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Adam Bede

those strangers some of the clothes in her basket? It was then she thought of her
locket and ear-rings, and seeing her pocket lie near, she reached it and spread
the contents on the bed before her. There were the locket and ear-rings in the
little velvet-lined boxes, and with them there was a beautiful silver thimble which
Adam had bought her, the words "Remember me" making the ornament of the
border; a steel purse, with her one shilling in it;and a small red-leather case,
fastening with a strap. Those beautiful little ear-rings, with their delicate pearls
and garnet, that she had tried in her ears with such longing in the bright sunshine
on the 30th of July! She had no longing to put them in her ears now: her head
with its dark rings of hair lay back languidly on the pillow, and the sadness that
rested about her brow and eyes was something too hard for regretful memory.
Yet she put her hands up to her ears: it was because there were some thin gold
rings in them, which were also worth a little money. Yes, she could surely get
some money for her ornaments: those Arthur had given her must have cost a
great deal of money. The landlord and landlady had been good to her; perhaps
they would help her to get the money for these things.
But this money would not keep her long. What should she do when it was gone?
Where should she go? The horrible thought of want and beggary drove her once
to think she would go back to her uncle and aunt and ask them to forgive her and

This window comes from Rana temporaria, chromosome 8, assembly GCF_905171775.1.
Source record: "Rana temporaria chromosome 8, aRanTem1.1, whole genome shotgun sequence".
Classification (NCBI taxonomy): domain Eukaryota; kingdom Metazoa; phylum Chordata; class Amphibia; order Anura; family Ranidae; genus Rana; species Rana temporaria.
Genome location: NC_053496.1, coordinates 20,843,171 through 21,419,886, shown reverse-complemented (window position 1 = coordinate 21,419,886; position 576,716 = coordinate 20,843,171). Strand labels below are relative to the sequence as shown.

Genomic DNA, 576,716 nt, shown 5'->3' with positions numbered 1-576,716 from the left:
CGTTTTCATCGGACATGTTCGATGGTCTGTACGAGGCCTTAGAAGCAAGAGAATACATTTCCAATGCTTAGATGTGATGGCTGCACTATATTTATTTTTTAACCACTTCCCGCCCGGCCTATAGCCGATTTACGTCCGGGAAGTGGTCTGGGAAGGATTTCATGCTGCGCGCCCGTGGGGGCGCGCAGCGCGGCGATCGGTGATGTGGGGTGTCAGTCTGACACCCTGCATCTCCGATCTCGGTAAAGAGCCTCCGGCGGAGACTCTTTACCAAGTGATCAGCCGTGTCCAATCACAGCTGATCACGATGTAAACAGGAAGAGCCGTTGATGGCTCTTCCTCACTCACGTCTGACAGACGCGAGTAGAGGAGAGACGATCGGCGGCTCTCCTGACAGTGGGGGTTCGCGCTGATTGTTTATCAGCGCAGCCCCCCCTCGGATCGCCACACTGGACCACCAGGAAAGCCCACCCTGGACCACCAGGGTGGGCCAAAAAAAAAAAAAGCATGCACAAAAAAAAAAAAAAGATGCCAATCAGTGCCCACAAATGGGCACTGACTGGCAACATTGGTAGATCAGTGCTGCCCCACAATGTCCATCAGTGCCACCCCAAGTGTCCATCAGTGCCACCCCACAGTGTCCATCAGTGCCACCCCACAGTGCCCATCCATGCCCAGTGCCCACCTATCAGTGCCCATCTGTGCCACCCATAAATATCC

have pity on her. But she shrank from that idea again, as she might have shrunk
from scorching metal. She could never endure that shame before her uncle and
aunt, before Mary Burge, and the servants at the Chase, and the people at
Broxton, and everybody who knew her. They should never know what had
happened to her. What could she do? She would go away from Windsor--travel
again as she had done the last week, and get among the flat green fields with the
high hedges round them, where nobody could see her or know her; and there,
perhaps, when there was nothing else she could do, she should get courage to
drown herself in some pond like that in the Scantlands. Yes, she would get away
from Windsor as soon as possible: she didn't like these people at the inn to know
about her, to know that she had come to look for Captain Donnithorne. She must
think of some reason to tell them why she had asked for him.
With this thought she began to put the things back into her pocket, meaning to
get up and dress before the landlady came to her. She had her hand on the red-
leather case, when it occurred to her that there might be something in this case
which she had forgotten--something worth selling; for without knowing what she
should do with her life, she craved the means of living as long as possible; and
when we desire eagerly to find something, we are apt to search for it in hopeless
places. No, there was nothing but common needles and pins, and dried tulip-
petals between the paper leaves where she had written down her little money-
accounts. But on one of these leaves there was a name, which, often as she had
seen it before, now flashed on Hetty's mind like a newly discovered message.
The name was--Dinah Morris, Snowfield. There was a text above it, written, as
well as the name, by Dinah's own hand with a little pencil, one evening that they
were sitting together and Hetty happened to have the red case lying open before
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